Mr. Chair, in addition to striking power plants, apartment buildings, and shopping centers, Russia’s forces have reportedly plundered or damaged over 30 of Ukraine’s museums.  Items stolen include 2,300-year-old Scythian gold, oil paintings from Ukraine’s masters, and items commemorating Ukraine’s fight against the Nazi Third Reich.  Tellingly, looters have also removed computer records documenting these artifacts in an apparent attempt to complicate their future repatriation to Ukraine.  How does looting artifacts from Ukraine’s fight against the Nazis contribute to Russia’s supposed war goal of de-Nazification?  If anything, it mirrors their crimes.   And make no mistake, this looting is not “collateral damage,” it is in fact a central component of Russia’s effort to deny and destroy the symbols of Ukraine’s unique historical national identity and cultural heritage.   

Mr. Chair, Moscow’s attacks devastating Ukraine’s cities like Soledar and Bakhmut, and its efforts to reject and repress Ukraine’s distinct culture and history justify your decision to keep Russia’s war at the forefront of our agenda.  We support Foreign Minister Osmani’s efforts to highlight the enormous scale of destruction Russia continues to inflict on Ukraine.  The Chairperson-in-Office also rightly underscored the importance of the Support Program for Ukraine as a vehicle for supporting  Ukraine’s resilience, recovery and reconstruction.  All of us who support the OSCE and its principles should consider making a contribution to the Support Program for Ukraine, if you haven’t already, which will make a real difference in the lives of the people of Ukraine.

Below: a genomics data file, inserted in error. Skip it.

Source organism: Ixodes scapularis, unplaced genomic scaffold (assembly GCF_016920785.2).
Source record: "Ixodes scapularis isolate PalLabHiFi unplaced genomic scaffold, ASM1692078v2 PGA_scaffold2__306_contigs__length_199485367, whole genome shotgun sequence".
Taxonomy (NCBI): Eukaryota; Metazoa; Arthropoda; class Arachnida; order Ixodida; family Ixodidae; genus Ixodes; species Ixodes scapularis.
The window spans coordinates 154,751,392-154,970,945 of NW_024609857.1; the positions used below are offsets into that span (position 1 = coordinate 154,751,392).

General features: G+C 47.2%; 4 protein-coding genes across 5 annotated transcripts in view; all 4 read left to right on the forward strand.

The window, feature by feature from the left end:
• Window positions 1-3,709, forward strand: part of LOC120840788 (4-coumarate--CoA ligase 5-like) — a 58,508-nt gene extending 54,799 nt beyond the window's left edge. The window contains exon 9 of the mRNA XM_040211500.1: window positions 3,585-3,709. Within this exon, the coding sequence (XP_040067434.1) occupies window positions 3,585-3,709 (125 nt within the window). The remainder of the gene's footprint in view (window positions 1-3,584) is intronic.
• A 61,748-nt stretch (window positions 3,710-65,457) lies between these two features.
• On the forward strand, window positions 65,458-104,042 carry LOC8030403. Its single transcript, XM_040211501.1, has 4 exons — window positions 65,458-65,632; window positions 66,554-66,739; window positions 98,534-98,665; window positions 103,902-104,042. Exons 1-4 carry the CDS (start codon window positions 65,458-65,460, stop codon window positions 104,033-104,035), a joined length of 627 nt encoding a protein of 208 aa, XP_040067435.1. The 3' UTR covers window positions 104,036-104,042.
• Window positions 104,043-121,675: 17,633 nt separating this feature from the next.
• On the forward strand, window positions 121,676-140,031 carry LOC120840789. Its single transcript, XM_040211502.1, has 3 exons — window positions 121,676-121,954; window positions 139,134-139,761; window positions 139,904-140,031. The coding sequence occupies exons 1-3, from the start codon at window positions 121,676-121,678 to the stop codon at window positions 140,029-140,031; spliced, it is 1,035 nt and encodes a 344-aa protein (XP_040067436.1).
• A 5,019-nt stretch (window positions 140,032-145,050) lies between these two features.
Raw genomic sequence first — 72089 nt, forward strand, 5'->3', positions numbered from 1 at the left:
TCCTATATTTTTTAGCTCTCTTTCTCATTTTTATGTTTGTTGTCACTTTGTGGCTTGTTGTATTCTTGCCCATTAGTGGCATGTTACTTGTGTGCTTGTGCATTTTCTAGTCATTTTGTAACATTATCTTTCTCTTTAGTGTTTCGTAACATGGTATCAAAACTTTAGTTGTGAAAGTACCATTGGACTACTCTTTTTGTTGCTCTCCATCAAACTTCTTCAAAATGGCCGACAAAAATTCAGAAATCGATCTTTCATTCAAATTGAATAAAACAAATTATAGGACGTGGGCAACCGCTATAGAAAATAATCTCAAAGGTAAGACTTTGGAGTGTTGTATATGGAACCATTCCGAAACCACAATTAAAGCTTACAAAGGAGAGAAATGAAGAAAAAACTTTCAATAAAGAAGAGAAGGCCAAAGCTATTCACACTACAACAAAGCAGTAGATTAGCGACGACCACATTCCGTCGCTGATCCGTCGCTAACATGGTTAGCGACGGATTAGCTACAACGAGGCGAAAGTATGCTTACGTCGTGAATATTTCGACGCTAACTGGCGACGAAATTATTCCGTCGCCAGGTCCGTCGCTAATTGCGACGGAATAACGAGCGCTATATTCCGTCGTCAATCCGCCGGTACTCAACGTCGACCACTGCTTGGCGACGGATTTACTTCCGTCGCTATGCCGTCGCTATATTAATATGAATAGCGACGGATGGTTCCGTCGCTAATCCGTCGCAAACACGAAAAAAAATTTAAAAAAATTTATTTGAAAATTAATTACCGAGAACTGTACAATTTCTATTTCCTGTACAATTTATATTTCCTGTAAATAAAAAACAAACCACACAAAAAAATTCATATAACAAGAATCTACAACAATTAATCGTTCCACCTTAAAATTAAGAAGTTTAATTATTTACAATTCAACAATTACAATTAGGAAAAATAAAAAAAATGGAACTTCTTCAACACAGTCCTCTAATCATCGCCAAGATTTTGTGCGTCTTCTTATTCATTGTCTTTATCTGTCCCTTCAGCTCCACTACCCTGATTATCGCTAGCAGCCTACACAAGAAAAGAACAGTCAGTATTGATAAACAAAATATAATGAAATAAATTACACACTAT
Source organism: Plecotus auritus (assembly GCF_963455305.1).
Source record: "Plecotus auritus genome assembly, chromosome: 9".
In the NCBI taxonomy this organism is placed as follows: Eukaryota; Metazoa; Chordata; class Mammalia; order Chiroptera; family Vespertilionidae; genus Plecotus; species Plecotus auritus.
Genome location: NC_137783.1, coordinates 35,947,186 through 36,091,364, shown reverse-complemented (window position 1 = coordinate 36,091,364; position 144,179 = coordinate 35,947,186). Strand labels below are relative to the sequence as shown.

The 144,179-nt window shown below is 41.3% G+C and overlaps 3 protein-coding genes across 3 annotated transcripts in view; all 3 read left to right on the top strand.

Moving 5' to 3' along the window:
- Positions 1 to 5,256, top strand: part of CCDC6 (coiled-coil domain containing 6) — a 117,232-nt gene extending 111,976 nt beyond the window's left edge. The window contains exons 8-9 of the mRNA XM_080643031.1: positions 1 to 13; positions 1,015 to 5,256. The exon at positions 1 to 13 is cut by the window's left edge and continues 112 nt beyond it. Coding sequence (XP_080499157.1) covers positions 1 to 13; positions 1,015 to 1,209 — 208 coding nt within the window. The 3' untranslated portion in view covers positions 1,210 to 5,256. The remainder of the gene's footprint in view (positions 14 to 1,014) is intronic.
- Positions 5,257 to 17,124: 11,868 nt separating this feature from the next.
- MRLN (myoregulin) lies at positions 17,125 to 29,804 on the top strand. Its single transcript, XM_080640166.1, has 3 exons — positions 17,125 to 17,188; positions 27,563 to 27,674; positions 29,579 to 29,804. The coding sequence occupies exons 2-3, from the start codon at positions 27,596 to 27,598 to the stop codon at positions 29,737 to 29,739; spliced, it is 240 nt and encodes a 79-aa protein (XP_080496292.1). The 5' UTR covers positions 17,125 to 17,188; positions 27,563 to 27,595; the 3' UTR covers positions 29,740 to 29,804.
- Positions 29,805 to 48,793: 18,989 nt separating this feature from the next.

Mr. Chair, while incomparable to the tragedy of the lives lost in Ukraine, the United States is also very concerned about recent reports of dozens of OSCE armored vehicles, left by SMM staff in Rostov following the mission’s evacuation, being appropriated by Russia and used in its war of aggression against Ukraine.  This is completely unacceptable.  For those in this Council who stay in their seats to listen to the Russian representative spew his government’s lies, remember also that his government is holding hostage members of this organization and stealing the assets that you, in fact all of us, paid for. 

Lastly, Mr. Chair, two years ago leading Russian opposition figure Aleksey Navalny was detained at Moscow’s Sheremetyevo airport upon return to his homeland.  Despite his near-fatal poisoning with a nerve agent by Russia’s security services and his unjust imprisonment since January 2021, Navalny has continued to speak out courageously against the Kremlin’s suppression of freedom in Russia.  As the Moscow Mechanism report issued in September last year concluded: repression at home and aggression abroad are two sides of the same coin.  We reiterate our call for the Russian government to immediately and unconditionally release Aleksey Navalny, as well as my friend Vladimir Kara-Murza and the hundreds of other Russian citizens wrongfully detained, many of them for speaking out against the Russian state’s war against Ukraine.  The Kremlin’s attacks on Navalny and others fighting for their rights are an affront to the fundamental freedoms of all. 

Mr. Chair, we must all continue to do what we can to support Ukraine in its defense against Russia’s war of aggression, enabled by Belarus’ complicity.  Russia has made clear it is not interested in credible diplomacy and wants only to continue its brutal war.  For our part, the United States will continue to work with the more than 50 countries who support Ukraine’s sovereignty, territorial integrity, and independence.  Many of them sit here around this table and we are grateful for their solidarity and determination to stay the course.